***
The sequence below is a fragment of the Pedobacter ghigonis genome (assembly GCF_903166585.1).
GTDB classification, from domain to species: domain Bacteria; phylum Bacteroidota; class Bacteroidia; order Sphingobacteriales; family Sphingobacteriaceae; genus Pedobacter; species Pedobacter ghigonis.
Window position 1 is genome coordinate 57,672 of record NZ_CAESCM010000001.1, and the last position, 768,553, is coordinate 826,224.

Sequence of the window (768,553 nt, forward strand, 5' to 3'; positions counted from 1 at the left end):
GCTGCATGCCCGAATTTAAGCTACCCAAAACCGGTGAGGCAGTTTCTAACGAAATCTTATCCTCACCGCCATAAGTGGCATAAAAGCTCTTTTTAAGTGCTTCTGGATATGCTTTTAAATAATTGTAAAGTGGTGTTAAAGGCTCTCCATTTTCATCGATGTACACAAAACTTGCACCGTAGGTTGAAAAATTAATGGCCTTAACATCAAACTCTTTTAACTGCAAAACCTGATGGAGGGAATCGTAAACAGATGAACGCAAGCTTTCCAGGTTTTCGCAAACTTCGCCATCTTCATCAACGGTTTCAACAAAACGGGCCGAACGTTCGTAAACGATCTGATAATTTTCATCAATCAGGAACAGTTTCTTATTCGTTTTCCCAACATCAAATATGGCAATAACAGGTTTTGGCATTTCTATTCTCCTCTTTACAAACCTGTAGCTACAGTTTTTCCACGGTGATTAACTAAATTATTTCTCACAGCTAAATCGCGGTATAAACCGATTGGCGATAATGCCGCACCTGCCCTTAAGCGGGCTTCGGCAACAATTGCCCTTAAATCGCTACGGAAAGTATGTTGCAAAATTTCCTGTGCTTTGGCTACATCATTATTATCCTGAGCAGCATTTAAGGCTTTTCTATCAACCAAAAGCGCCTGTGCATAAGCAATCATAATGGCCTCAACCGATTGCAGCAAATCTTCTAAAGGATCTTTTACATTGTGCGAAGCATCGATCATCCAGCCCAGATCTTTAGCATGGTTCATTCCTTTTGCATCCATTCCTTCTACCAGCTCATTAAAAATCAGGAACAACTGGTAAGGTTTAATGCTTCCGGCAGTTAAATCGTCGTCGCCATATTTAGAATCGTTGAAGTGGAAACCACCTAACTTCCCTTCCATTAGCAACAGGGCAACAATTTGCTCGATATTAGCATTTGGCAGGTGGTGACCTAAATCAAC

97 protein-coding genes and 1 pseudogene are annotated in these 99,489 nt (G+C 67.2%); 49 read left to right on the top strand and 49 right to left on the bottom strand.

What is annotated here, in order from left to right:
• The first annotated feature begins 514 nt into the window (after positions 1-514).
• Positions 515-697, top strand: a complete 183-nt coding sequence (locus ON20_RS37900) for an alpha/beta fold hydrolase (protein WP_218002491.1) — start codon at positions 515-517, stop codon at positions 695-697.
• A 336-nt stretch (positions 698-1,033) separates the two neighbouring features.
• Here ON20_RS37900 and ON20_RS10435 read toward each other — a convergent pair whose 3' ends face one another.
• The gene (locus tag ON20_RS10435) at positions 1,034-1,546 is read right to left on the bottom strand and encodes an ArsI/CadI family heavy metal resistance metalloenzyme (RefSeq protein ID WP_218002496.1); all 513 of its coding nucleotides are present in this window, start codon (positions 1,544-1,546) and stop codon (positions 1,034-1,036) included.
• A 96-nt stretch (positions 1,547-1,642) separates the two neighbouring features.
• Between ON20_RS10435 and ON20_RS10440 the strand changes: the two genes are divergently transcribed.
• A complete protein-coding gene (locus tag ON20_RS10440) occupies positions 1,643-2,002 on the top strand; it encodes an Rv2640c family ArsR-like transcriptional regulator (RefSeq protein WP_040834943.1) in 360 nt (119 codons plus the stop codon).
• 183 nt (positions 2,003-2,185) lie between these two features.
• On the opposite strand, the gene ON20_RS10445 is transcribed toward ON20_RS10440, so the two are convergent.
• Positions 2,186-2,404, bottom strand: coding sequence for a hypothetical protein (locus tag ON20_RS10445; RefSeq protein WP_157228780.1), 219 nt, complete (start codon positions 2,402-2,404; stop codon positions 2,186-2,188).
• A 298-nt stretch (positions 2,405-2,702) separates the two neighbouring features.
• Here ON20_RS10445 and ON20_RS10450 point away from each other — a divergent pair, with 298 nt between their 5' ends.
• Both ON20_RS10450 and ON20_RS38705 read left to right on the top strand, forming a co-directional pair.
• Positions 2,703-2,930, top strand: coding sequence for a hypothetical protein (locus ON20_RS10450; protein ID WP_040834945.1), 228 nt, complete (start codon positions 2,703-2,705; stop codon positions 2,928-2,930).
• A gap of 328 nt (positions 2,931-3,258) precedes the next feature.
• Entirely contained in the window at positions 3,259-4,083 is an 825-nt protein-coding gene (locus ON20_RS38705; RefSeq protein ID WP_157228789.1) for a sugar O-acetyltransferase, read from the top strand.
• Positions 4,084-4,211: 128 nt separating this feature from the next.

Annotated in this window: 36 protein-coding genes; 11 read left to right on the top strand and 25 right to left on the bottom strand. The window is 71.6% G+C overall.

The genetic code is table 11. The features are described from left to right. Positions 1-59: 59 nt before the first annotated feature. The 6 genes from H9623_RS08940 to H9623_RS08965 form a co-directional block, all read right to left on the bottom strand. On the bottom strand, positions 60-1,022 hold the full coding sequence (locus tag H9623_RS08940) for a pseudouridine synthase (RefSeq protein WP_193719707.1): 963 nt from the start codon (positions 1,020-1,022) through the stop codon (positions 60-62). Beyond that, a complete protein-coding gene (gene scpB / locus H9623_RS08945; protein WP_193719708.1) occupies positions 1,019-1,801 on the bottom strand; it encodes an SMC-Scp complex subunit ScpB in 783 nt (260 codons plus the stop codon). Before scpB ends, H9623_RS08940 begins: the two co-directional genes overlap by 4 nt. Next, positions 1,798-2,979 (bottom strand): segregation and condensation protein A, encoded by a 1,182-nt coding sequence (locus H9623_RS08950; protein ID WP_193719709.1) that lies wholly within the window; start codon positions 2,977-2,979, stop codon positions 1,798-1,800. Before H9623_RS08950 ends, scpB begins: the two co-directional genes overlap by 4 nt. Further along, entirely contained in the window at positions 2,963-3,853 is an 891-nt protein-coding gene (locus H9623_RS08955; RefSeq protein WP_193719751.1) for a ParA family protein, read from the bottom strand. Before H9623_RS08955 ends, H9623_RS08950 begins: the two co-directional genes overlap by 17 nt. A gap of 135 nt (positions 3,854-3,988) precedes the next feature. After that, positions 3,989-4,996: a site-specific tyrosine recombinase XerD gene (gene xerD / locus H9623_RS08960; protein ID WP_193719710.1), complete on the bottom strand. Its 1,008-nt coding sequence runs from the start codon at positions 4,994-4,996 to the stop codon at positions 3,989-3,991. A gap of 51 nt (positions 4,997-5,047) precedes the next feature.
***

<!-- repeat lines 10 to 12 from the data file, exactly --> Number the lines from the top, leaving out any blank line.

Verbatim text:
• A 336-nt stretch (positions 698-1,033) separates the two neighbouring features.
• Here ON20_RS37900 and ON20_RS10435 read toward each other — a convergent pair whose 3' ends face one another.
• The gene (locus tag ON20_RS10435) at positions 1,034-1,546 is read right to left on the bottom strand and encodes an ArsI/CadI family heavy metal resistance metalloenzyme (RefSeq protein ID WP_218002496.1); all 513 of its coding nucleotides are present in this window, start codon (positions 1,544-1,546) and stop codon (positions 1,034-1,036) included.